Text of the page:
In two short weeks, as the year closed out, the omicron variant drove coronavirus case counts to record levels, upended air travel and left gaping staffing holes at police departments, firehouses and hospitals.
And that was at a time many people were off for the holiday season. Now comes Monday, with millions of Americans having traveled back home to start school and work again, and no one is sure of what comes next.
Most of the nation’s largest school districts have decided to forge ahead and remain open, at least for the time being, citing the toll that remote learning has taken on students’ mental health and academic success. And the rising number of cases has not yet been followed by a proportionate increase in hospitalizations and deaths, though hospitalizations have increased in recent days — a sign that the omicron variant seems to cause fewer cases of severe illness.
But the highly contagious variant is still racing across the country, and teachers, parents and workplaces are bracing for the impact.
“I figured that over these two weeks of break, everyone has been everywhere visiting everybody,” said Teresa Morrison, 48, who plans to keep her 8-year-old daughter Tristan, who suffers from severe bronchitis, from attending in-person classes in San Antonio. “So I really just anticipate January to be a disaster.”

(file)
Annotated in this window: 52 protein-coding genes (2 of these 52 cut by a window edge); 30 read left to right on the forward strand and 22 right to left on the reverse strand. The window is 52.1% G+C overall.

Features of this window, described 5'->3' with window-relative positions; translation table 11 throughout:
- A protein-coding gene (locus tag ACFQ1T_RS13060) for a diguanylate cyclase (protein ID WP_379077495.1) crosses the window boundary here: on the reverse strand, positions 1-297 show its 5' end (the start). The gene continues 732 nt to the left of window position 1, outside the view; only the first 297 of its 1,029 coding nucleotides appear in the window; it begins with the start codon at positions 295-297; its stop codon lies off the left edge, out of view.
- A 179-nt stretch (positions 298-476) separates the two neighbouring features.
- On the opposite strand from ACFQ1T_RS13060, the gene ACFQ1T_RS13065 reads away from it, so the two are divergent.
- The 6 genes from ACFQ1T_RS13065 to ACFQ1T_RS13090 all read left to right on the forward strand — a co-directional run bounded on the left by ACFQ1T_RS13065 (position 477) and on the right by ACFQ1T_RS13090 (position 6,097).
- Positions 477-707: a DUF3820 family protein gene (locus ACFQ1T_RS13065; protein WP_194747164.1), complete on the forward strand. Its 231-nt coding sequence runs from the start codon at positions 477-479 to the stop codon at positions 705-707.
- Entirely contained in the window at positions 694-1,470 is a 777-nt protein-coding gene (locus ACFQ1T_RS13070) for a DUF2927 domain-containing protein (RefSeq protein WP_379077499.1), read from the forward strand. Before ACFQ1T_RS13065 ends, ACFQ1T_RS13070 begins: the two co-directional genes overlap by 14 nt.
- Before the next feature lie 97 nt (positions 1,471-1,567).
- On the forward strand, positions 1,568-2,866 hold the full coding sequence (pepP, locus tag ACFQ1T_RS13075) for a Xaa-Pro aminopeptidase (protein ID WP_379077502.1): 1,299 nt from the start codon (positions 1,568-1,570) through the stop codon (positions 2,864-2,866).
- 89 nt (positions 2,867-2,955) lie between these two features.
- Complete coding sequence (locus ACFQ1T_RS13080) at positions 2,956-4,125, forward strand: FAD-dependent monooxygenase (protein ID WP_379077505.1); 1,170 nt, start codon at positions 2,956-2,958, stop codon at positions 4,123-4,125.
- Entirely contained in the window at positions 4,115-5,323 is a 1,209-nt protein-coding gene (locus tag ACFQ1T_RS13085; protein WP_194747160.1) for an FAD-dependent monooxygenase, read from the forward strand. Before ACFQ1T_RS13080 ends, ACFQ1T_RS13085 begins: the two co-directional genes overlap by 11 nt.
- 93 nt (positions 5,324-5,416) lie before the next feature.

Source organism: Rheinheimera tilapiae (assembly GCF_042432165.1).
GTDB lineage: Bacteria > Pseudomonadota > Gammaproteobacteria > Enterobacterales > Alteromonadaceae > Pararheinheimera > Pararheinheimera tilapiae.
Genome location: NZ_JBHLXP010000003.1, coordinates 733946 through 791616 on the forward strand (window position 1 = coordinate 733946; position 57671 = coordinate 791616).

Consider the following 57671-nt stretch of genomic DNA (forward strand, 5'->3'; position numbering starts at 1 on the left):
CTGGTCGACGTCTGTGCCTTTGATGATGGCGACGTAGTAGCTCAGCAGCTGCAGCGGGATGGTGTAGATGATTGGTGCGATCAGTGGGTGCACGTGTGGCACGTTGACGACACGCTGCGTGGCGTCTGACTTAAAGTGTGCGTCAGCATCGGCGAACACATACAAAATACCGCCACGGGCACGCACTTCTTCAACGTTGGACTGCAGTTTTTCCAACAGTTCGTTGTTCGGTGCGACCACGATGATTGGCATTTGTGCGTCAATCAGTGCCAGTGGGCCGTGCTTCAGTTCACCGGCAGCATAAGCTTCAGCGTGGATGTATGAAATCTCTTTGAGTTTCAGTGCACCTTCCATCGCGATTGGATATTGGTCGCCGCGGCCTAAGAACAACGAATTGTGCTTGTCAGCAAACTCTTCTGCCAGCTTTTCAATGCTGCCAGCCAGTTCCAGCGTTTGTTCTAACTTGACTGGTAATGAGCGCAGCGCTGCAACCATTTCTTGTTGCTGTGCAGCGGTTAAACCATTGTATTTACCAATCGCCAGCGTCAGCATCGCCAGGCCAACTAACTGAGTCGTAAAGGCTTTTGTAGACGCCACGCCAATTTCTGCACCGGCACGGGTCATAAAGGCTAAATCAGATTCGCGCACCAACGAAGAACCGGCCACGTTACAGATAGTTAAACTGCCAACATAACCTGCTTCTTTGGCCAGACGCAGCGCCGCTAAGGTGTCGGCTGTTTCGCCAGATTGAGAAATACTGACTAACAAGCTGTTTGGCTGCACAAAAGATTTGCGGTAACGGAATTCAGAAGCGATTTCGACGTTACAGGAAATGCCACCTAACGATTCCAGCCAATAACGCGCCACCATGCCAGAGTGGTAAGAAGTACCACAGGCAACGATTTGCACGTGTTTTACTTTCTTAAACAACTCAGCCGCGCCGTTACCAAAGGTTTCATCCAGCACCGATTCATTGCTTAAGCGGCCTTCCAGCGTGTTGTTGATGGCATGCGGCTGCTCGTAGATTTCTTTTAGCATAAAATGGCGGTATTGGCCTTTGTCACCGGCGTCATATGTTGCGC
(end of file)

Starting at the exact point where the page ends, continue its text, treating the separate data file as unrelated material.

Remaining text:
The rapid spread of the omicron variant has left companies across industries — from meatpacking to retail — with a thinning workforce, especially after months of record-high resignations. Thousands of flights have been canceled, and National Guard troops have been activated to help staff hospitals.
The spiking case counts have also flummoxed the dozens of companies that sent their employees to work from home in March 2020 as COVID was first sweeping the country. Some offices that had reopened advised workers to stay home. Others, including major companies like Apple and Google, have extended their work-from-home arrangements.